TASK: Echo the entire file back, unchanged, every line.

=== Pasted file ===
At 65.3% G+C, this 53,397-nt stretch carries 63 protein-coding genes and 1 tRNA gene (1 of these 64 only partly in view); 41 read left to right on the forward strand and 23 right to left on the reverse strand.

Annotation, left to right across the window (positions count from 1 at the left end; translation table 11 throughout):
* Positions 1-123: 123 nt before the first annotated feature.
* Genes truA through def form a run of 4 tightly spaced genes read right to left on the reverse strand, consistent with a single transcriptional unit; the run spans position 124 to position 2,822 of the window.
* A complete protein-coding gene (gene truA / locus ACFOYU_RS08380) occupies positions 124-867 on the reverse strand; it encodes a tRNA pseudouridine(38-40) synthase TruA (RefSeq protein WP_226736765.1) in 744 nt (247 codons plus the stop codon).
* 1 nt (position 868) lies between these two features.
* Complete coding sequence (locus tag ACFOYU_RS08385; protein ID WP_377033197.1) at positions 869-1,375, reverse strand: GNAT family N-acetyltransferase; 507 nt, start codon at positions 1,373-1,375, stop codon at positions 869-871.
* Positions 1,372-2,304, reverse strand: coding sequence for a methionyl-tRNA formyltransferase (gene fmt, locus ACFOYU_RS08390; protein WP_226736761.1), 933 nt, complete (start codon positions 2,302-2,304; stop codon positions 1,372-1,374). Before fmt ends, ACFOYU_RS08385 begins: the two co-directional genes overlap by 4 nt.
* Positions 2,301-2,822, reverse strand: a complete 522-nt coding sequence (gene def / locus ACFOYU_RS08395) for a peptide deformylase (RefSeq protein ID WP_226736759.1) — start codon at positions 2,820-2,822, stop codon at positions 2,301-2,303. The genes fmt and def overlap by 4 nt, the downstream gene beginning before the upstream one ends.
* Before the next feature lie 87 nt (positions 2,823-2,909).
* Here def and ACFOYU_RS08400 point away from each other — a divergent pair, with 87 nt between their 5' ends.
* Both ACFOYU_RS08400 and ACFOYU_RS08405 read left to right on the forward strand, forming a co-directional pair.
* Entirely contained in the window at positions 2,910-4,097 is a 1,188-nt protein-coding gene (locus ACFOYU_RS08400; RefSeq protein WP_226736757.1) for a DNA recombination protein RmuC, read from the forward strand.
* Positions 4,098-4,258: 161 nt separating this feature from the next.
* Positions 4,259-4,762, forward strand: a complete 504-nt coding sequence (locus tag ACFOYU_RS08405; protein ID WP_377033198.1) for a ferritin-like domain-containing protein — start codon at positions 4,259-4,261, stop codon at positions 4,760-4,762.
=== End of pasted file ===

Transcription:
At 65.3% G+C, this 53,397-nt stretch carries 63 protein-coding genes and 1 tRNA gene (1 of these 64 only partly in view); 41 read left to right on the forward strand and 23 right to left on the reverse strand.

Annotation, left to right across the window (positions count from 1 at the left end; translation table 11 throughout):
* Positions 1-123: 123 nt before the first annotated feature.
* Genes truA through def form a run of 4 tightly spaced genes read right to left on the reverse strand, consistent with a single transcriptional unit; the run spans position 124 to position 2,822 of the window.
* A complete protein-coding gene (gene truA / locus ACFOYU_RS08380) occupies positions 124-867 on the reverse strand; it encodes a tRNA pseudouridine(38-40) synthase TruA (RefSeq protein WP_226736765.1) in 744 nt (247 codons plus the stop codon).
* 1 nt (position 868) lies between these two features.
* Complete coding sequence (locus tag ACFOYU_RS08385; protein ID WP_377033197.1) at positions 869-1,375, reverse strand: GNAT family N-acetyltransferase; 507 nt, start codon at positions 1,373-1,375, stop codon at positions 869-871.
* Positions 1,372-2,304, reverse strand: coding sequence for a methionyl-tRNA formyltransferase (gene fmt, locus ACFOYU_RS08390; protein WP_226736761.1), 933 nt, complete (start codon positions 2,302-2,304; stop codon positions 1,372-1,374). Before fmt ends, ACFOYU_RS08385 begins: the two co-directional genes overlap by 4 nt.
* Positions 2,301-2,822, reverse strand: a complete 522-nt coding sequence (gene def / locus ACFOYU_RS08395) for a peptide deformylase (RefSeq protein ID WP_226736759.1) — start codon at positions 2,820-2,822, stop codon at positions 2,301-2,303. The genes fmt and def overlap by 4 nt, the downstream gene beginning before the upstream one ends.
* Before the next feature lie 87 nt (positions 2,823-2,909).
* Here def and ACFOYU_RS08400 point away from each other — a divergent pair, with 87 nt between their 5' ends.
* Both ACFOYU_RS08400 and ACFOYU_RS08405 read left to right on the forward strand, forming a co-directional pair.
* Entirely contained in the window at positions 2,910-4,097 is a 1,188-nt protein-coding gene (locus ACFOYU_RS08400; RefSeq protein WP_226736757.1) for a DNA recombination protein RmuC, read from the forward strand.
* Positions 4,098-4,258: 161 nt separating this feature from the next.
* Positions 4,259-4,762, forward strand: a complete 504-nt coding sequence (locus tag ACFOYU_RS08405; protein ID WP_377033198.1) for a ferritin-like domain-containing protein — start codon at positions 4,259-4,261, stop codon at positions 4,760-4,762.